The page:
It was rare 50 years ago. In 1963, Joe Valachi, a Genovese soldier, was doing time in a federal prison in Atlanta, as was Vito Genovese. It got back to Joe that Genovese wanted him killed. So Joe sees an inmate come up to him in prison one day. Thinking it’s Vito’s guy coming to whack him, he picked up a lead pipe and beats him to death. Turns out it was just some other inmate. Now he’s facing a death sentence, and decides to talk. He’s the first really significant cooperator to come forward.

Other than that, it was rare to have a made guy talk. In La Cosa Nostra, you have made people and associates. In order to be fully made, you have to be Italian, Sicilian and male. Associates were basically anybody else—anyone who could generate money for the enterprise. We didn’t really have made guys talking until the late 70s, early 80s, when big cases started to break. The Commission case, the Donnie Brasco case. The infiltration of the Bonanno family by Joe Pistone, an undercover FBI agent, was the first ever penetration of an organized crime family by the bureau. It became known as Donnie Brasco. That gave us inroads we hadn’t had. All those things happened in the same period of time. These guys were looking at huge terms in jail, thinking I gotta do what I can.

One of the fun things about The Sopranos was the impact it had on the image of New Jersey around the world. I speak with people in Europe and Asia on a regular basis, and when the first season of the show finally aired on BBC, I got some pretty hilarious reactions to my phone calls. One guy in London asked where my office was, and when I told him Hoboken his British reserve evaporated. “Hoboken!” he gasped. “That’s where the Sopranos live!” I then had to correct him with a brief North Jersey geography lesson, describing Tony Soprano’s stomping grounds in Kearny, Newark and various parts of Essex County. All the while I could that to this guy, it sounded about as mysterious as Sherwood Forest, the Black Country and Stonehenge sounded to me.

It’s hard to imagine another New Jersey-based television show making that kind of worldwide impact. Of course, if this upcoming book leads somebody to think of a TV show about Frank Hague, my services are available.     

I have no plane ticket and I must scream

Dreams With Sharp Teeth is a new documentary about Harlan Ellison, writer, critic and social irritant. And here’s a chance to see the documentary in Los Angeles with the man himself. And here I am on the wrong coast. Guess I’ll just have to wait for the DVD.

Dylan yucks

It’s not quite as thigh-slappingly funny as the more deep-dish portions of Mystery Train, but this bit of Dylan-related confabulation is worth some grins. I give the authors bonus points for making Pete Seeger a jai alai enthusiast. 

PKD in the black

Philip K. Dick made several unsuccessful attempts to write himself out of the science-fiction literary ghetto in the 1950s and 1960s, so I can only imagine what he’d say now that the Library of America has added him to the black-jacket club. This appreciation by critic John Clute strikes the right note, I think. Here he is on Do Androids Dream of Electric Sheep, a member of the canonized quartet, which most people know only as the basis of the inferior film Blade Runner:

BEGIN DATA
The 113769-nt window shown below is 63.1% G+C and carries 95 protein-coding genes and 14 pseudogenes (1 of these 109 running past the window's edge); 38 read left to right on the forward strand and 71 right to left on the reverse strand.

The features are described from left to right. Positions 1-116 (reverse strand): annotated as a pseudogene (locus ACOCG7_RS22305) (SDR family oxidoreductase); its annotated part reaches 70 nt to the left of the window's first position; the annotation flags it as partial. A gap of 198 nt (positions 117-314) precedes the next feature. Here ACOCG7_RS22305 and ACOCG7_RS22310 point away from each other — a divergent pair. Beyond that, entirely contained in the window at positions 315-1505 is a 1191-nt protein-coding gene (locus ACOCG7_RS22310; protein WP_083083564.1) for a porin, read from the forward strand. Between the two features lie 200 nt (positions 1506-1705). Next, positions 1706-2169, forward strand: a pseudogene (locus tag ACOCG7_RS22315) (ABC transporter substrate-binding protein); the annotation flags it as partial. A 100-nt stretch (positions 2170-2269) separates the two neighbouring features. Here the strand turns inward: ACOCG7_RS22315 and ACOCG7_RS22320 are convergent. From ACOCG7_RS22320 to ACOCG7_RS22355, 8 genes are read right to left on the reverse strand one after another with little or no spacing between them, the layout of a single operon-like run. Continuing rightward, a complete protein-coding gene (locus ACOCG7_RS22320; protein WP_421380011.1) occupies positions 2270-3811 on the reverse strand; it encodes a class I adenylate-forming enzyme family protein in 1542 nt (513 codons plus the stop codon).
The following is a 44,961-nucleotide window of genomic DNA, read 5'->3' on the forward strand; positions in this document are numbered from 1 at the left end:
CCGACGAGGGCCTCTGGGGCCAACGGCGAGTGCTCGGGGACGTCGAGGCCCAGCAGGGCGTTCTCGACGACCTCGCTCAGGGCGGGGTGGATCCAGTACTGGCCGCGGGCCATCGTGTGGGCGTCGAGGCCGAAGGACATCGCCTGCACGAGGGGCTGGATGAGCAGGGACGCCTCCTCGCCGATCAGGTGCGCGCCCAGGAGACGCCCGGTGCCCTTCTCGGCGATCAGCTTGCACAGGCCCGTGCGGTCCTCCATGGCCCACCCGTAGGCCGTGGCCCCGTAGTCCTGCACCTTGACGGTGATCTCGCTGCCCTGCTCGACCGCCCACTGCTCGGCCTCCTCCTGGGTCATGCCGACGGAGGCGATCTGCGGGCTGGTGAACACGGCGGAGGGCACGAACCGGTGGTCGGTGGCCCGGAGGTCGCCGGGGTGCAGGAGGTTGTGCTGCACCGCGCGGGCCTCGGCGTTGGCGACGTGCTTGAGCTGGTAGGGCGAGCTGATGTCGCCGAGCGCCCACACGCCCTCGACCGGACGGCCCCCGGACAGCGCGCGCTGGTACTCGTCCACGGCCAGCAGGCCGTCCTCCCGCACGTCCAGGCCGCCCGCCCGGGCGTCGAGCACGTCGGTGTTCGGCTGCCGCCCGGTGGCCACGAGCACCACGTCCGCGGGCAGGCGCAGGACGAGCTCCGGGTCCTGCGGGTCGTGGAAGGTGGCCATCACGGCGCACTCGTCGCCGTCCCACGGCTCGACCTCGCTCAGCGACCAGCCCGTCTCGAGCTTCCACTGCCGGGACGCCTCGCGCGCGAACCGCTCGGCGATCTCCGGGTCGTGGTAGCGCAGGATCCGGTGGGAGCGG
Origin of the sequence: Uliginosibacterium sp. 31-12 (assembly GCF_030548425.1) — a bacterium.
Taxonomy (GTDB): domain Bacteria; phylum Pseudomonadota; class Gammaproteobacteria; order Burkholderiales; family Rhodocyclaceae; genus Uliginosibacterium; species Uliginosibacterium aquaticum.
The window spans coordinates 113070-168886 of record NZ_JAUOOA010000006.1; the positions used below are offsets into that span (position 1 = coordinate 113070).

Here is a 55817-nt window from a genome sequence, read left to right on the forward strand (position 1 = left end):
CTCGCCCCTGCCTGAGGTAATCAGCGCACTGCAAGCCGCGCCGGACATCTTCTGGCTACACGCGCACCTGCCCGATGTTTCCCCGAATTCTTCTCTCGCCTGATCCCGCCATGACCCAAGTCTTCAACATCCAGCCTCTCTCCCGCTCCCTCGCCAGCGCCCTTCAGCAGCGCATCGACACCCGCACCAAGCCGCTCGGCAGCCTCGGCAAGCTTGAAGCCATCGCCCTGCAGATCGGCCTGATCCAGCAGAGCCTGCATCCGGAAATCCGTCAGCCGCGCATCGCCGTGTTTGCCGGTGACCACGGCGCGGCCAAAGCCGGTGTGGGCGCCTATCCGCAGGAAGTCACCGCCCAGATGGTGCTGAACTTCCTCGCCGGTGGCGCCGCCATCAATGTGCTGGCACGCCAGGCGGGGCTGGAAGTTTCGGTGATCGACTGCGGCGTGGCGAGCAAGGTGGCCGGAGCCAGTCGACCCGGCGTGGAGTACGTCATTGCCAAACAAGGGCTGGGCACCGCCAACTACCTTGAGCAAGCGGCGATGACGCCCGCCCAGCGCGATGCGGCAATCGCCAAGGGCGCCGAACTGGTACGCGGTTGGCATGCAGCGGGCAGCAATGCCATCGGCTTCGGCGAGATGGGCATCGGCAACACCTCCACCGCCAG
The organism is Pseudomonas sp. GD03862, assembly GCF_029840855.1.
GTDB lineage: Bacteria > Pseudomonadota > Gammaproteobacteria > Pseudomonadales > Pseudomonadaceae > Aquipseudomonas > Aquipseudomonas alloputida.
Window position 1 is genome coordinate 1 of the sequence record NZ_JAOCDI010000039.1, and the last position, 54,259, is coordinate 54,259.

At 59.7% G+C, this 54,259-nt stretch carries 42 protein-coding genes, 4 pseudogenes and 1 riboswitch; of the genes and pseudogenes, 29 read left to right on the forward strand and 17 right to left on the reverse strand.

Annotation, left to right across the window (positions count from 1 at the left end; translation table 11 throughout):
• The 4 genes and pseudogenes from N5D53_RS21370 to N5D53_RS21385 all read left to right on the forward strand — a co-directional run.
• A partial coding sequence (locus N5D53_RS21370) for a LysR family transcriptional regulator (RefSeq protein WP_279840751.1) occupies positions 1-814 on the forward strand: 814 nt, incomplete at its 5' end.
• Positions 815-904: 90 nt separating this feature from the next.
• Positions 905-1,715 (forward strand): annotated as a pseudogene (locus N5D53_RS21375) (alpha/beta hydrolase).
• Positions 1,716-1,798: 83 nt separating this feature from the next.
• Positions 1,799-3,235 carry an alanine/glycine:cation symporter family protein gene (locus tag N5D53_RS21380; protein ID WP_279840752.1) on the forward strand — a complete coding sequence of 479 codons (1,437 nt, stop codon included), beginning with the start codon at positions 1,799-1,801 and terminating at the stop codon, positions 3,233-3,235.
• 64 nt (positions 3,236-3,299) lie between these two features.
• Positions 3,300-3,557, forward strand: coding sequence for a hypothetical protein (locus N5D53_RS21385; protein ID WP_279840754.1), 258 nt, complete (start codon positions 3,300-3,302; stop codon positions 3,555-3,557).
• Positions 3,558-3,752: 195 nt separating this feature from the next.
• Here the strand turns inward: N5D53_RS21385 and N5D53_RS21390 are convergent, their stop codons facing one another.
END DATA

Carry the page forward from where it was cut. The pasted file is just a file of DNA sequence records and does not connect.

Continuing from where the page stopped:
Note how much sadder and more savage the book is than the big noisy athletic sentimental movie. Note that World War Three is long over; that there is no future on the Ruined Earth; that any awareness conveyed of the end of the world in this book and in any Dick book is conveyed in a tone of disinteredness that burns the eye: just as in the works of J.G. Ballard, his contemporary in many ways. Note that the whole complicated quasi-thriller action of the tale takes place within 24 hours, note the professional skill of Dick’s use of this narrative device. Note that the electric pets and the androids convey a tacit pathos, because they will not last much longer than we will. Note also (in radical contrast to Blade Runner) how subtly Dick depicts the androids’ fatal flaw: that though they scatter affect over the page, they cannot viscerally adhere to their own lifelines, there is no song in the bone about continuing the gene. Unlike us Dick humans, they are not resigned to continue regardless. Note that we learn how deeply Dick loves those characters he depicts experiencing a fragile small glow of resignation.

I still hold out hope that the 1970s works, including the tragic masterpiece A Scanner Darkly will get their own set of black duds in the future.       


You know that Weather Channel program that looked so interesting, 100 Biggest Weather Moments? I didn’t get to watch it. I was too busy keeping the nor’easter from flooding my basement.

Cue sardonic laughter of the gods.

Harry Potter and the Theme Park of Doom

This story about a planned Harry Potter theme park (and the near-completion of another theme park based on the works of Charles Dickens) naturally gets me wondering about other writers whose works could support theme parks. I immediately thought of Gormenghastland, an immense castle where visitors are immediately assigned roles according to their caste and then never, ever allowed to leave.